Although, figuratively speaking, the characters come from different kinds of cartoon worlds with radically different laws of nature and behavior (Princess Clara's fairy tale kingdom, Xandir's video game reality, Captain Hero's universe of super-heroics with set rules for hero/villain behavior, etc.), no explanation for how these worlds co-exist is given or, indeed, expected. All seem aware that they are in fact animated cartoons and that live action creatures exist, but none of them really seems to care; if they are resentful of the perils their animators put them through, they rarely indicate it.

Another hallmark of the show is its extremely loose continuity. Many events in the show contradict each other, and the line between what is canon and what is not is very frequently blurred; there are numerous gags which are designed merely to be gags rather than canon, and it can often be difficult to tell which is which. One such example is in "The Other Cousin", in which Toot is pictured with a penis, but whether or not she actually has one is debatable. Another is Foxxy's various and contradictory stories about her son Timmy (one involves selling him on the black market, another involves her accidentally shooting him after believing him to be rabid, when he was really just brushing his teeth). The most succinct explanation would probably be that Drawn Together contains no continuity at all; after each episode (and sometimes within the episode), everything resets itself. Events in previous episodes are only referenced if they are part of a running gag or the show is making a callback to a particular moment. According to Executive Producer Bill Freiberger, "Very little on Drawn Together can be considered canon. If you try to find continuity on this show you'll drive yourself nuts. The only thing that's consistent is we try to make the show as funny as possible. And we'd never let a little thing like continuity get in the way of that." [2]

StyleEdit

Dthouse

The Drawn Together house.

The show's visual style is that of traditional ink and paint animation, which is actually a departure for Comedy Central, which usually favors more specialized approaches to animation. The style was chosen both for the retro feel it gives the show and for the versatility it allows the animators, providing an environment in which it is possible to combine many different styles of animation. Another unique aspect of the show is that, where most cartoons present their characters, though animated, as real within the show's world, the Drawn Together characters retain their identities as cartoon characters even within their animated world. The show also features many cameo appearances by famous characters (or in some cases, copyright-avoiding clones) from all across the animated spectrum.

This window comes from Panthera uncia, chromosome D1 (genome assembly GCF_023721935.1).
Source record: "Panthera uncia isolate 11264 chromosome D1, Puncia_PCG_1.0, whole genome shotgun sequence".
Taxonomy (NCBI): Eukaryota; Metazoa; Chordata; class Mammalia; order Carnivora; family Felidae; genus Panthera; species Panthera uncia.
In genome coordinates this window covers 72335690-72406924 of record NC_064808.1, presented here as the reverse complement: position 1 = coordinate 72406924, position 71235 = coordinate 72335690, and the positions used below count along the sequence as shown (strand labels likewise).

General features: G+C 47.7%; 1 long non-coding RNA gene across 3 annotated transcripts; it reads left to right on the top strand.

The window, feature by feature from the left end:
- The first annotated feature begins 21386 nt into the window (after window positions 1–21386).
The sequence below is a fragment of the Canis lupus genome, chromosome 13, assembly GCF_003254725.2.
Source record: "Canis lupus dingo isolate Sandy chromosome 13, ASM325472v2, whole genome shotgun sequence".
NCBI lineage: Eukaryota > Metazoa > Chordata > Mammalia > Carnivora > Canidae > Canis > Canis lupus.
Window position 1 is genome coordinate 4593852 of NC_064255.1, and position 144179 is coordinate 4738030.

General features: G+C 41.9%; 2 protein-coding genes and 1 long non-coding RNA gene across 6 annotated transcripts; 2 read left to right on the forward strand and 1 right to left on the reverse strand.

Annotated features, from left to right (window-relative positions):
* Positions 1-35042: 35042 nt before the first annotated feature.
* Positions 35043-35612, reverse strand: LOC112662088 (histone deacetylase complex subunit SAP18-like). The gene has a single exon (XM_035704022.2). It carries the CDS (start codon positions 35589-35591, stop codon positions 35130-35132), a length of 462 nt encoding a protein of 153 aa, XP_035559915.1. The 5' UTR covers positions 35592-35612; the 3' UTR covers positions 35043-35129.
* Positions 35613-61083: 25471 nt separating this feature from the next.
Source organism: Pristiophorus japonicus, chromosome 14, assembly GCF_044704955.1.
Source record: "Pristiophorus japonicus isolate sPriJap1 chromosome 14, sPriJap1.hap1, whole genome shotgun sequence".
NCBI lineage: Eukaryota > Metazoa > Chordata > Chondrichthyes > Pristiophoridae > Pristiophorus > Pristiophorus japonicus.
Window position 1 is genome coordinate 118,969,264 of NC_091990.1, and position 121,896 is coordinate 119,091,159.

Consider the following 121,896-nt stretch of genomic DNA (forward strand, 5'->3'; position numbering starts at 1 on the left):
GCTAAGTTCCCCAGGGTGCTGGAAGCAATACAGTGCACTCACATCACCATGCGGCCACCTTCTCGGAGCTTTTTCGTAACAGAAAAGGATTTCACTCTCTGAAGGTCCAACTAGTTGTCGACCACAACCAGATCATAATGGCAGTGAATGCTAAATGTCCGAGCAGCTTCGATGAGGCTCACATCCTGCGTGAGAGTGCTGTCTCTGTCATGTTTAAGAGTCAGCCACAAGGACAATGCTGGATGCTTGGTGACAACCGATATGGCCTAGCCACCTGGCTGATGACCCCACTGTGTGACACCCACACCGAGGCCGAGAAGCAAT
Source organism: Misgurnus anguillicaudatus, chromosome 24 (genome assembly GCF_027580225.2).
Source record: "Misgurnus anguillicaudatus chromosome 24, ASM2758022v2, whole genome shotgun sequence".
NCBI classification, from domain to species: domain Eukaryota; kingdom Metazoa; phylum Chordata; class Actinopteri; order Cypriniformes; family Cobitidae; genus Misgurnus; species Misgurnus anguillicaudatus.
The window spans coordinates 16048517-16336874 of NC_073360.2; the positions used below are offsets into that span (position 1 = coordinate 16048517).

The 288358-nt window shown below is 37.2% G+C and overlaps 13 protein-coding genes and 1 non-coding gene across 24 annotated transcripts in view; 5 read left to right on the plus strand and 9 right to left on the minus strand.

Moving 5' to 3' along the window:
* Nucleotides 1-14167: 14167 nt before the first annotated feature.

In keeping with the various animation styles that form the premises for the various characters, Wooldoor and Toot have four fingers on each hand, whereas Clara, Foxxy, Hero, and Xandir have five. In promotional artwork for the show, Toot and Wooldoor are drawn with the standard five fingers, but in the show itself they have four. Also, whereas most of the characters are drawn with black outlines, Clara and items belonging to her are drawn with soft edges, a reference to Disney animation techniques.

CastEdit

Original-House

The Drawn Together house in the original pilot.

Drawn Together features an eclectic cast of voice actors, which contains a mix of veteran voice actors (Tara Strong, Cree Summer, Jess Harnell, and James Arnold Taylor) and newcomers to the field (Abbey McBride and Jack Plotnick). Comedian Adam Carolla rounds out the cast.

Members of the show's voice cast have previously collaborated with each other on numerous other projects prior to Drawn Together. Taylor (Wooldoor), Summer (Foxxy), and Strong (Clara and Toot) all performed in the Square Co./Square Enix-developed video games Final Fantasy X and Final Fantasy X-2 as Tidus/Shuyin, Lady Belgemine/Young Tidus/Lenne (speaking voice)/Calli, and Rikku, respectively. On a similar note, Taylor, Strong, and Jess Harnell all performed in the video game Kingdom Hearts II (also developed by Square Enix) as Captain Jack Sparrow/Timon, Rikku, and Doctor Finklestein/Lock, respectively.

Tara Strong and Cree Summer have also worked together on several other projects, most notably Rugrats, All Grown Up!, Danny Phantom, Codename: Kids Next Door, and The Buzz on Maggie (which also features Jess Harnell). According to the DVD commentary for the episode "Hot Tub", the two have known each other since childhood (both grew up in Toronto, Ontario).

Three of the show's voice actors had previously worked with creators Dave Jeser and Matt Silverstein on other projects: Jack Plotnick on Action, and Adam Carolla and Abbey McBride on The Man Show. Two of Drawn Together's guest stars also came from the casts of earlier Jeser/Silverstein projects: "The Other Cousin" guest star Sarah Silverman (from Greg the Bunny), and Carolla's Man Show co-host Jimmy Kimmel, who guest-starred in "Xandir and Tim, Sitting in a Tree" and "Alzheimer's That Ends Well".

Originally, Xandir was to have been played by Nat Faxon, but the network forced the creators to fire him following the first table read, feeling his portrayal of the character was too stereotypically gay. They would end up replacing him with Jack Plotnick.